The researchers found that combining four clinical risk factors -- older age, history of fracture, a failed chair test or a recent fall, with a low heel ultrasound score was better at predicting the risk of a future fracture than ultrasound alone. A failed chair test meant that a woman couldn't rise from a chair three successive times without using the arms of the chair.
By using the two methods together -- what the researchers called the predictive rule -- they were able to better identify which women were at-risk for a fracture.
Of those women who had a fracture, 90 percent were identified as high risk using the predictive rule.
Chervenak said there are drawbacks to this method, however. She explained that there are two types of bone that need to be assessed: cortical, which is found in the hip, and trabecular, which is found in the spine. Ultrasound is good for assessing cortical bone, but will likely miss problems in trabecular bone.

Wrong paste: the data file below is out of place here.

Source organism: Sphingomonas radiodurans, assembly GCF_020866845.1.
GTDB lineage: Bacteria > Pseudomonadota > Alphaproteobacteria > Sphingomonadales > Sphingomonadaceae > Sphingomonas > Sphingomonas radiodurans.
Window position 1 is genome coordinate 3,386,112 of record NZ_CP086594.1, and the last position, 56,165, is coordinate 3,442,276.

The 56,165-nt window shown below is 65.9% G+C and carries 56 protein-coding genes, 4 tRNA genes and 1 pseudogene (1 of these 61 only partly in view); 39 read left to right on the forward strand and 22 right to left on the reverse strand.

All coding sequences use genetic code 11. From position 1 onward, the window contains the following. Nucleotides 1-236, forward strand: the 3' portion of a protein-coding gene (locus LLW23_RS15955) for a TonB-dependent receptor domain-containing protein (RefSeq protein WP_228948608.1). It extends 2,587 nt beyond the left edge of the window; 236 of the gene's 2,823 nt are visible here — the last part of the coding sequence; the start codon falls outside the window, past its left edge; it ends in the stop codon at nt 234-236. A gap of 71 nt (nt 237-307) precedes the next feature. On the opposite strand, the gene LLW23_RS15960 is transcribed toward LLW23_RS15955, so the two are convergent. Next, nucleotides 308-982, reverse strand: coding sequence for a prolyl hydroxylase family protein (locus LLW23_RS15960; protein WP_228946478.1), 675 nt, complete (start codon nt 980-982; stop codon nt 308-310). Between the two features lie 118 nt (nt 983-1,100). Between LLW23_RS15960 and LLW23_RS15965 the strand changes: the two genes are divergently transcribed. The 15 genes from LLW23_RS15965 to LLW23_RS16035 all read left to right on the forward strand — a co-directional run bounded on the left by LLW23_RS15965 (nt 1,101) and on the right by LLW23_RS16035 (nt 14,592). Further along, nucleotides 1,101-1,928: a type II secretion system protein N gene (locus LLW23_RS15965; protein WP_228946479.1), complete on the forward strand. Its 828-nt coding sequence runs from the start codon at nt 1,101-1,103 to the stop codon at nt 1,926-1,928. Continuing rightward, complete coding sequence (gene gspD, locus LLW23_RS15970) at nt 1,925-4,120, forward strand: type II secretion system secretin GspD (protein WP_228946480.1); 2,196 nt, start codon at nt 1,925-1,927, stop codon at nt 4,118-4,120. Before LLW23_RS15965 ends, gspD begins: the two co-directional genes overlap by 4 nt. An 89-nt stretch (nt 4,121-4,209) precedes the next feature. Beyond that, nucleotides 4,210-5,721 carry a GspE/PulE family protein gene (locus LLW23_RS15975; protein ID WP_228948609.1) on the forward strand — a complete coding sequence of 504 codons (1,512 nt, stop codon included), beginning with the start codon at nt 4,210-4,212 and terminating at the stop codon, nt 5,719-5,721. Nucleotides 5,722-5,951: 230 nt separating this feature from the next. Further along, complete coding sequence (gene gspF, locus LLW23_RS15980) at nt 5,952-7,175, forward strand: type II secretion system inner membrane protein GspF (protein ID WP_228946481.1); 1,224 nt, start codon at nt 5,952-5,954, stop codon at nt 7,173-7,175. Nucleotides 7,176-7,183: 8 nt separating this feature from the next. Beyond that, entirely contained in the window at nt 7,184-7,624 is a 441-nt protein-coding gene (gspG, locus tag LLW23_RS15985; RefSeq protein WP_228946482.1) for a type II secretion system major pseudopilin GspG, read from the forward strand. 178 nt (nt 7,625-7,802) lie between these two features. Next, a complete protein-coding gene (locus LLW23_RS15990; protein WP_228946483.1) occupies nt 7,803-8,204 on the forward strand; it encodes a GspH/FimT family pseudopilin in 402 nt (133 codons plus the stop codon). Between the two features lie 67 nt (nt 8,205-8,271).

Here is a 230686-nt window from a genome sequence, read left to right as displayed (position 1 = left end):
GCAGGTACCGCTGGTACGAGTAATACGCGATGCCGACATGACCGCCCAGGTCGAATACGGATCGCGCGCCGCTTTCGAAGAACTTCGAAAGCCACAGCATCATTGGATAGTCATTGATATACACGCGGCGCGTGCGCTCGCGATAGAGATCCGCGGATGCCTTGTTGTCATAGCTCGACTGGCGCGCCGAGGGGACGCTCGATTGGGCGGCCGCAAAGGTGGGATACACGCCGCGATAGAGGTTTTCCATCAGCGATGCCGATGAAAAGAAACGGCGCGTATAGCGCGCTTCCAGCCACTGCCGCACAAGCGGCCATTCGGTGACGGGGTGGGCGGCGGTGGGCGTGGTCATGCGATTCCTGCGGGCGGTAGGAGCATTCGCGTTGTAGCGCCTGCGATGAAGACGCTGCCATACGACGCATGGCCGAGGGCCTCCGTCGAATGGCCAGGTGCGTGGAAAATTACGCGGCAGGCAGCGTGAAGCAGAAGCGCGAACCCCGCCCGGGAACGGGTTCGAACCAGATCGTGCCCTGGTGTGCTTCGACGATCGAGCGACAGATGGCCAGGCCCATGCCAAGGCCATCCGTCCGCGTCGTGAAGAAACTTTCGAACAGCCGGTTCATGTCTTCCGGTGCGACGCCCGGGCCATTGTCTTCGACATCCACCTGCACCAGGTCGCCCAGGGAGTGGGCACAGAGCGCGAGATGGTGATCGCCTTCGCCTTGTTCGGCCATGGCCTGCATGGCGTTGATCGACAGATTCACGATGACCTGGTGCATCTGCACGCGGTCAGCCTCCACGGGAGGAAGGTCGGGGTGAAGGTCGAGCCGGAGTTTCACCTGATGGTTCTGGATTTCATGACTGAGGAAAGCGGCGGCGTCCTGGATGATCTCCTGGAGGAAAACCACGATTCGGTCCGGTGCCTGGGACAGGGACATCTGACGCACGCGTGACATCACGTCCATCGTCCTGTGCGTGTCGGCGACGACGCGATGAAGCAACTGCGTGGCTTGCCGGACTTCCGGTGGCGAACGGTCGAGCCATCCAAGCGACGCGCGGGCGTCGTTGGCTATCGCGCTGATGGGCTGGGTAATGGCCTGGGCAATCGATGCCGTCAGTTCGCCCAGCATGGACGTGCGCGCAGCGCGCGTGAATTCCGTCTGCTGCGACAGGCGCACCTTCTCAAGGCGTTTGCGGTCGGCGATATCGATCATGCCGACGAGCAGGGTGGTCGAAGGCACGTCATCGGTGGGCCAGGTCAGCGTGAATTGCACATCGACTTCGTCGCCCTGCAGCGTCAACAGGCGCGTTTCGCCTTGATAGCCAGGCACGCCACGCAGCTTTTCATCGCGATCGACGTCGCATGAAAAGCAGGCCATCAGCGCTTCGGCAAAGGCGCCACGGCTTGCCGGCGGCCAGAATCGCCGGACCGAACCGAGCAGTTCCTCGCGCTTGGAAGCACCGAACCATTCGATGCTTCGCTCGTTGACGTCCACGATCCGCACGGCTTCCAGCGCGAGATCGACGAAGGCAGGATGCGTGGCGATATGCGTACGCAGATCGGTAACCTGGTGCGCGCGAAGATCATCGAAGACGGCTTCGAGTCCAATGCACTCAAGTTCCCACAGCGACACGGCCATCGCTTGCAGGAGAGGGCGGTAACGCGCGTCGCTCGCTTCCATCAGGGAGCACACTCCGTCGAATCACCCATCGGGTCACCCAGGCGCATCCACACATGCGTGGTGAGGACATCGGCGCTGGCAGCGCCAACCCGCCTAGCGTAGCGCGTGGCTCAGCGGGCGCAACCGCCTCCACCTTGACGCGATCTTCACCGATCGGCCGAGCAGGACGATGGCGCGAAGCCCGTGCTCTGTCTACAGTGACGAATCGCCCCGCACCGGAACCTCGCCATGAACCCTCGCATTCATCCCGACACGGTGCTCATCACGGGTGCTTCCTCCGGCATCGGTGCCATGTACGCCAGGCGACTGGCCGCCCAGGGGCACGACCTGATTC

Additionally, she said that there is no standardized ultrasound test yet, and different centers use different machines.
The bottom line, Chervenak said, is that she doesn't think bone density testing will change significantly any time soon. This is a "well-designed study, and they're trying to create an easy-to-use algorithm, but assessing risk is a skill, and each woman has to be assessed individually," she concluded.
To learn more about bone density testing, visit the National Osteoporosis Foundation.
SOURCES: Idris Guessous, M.D., senior research fellow, Lausanne Un
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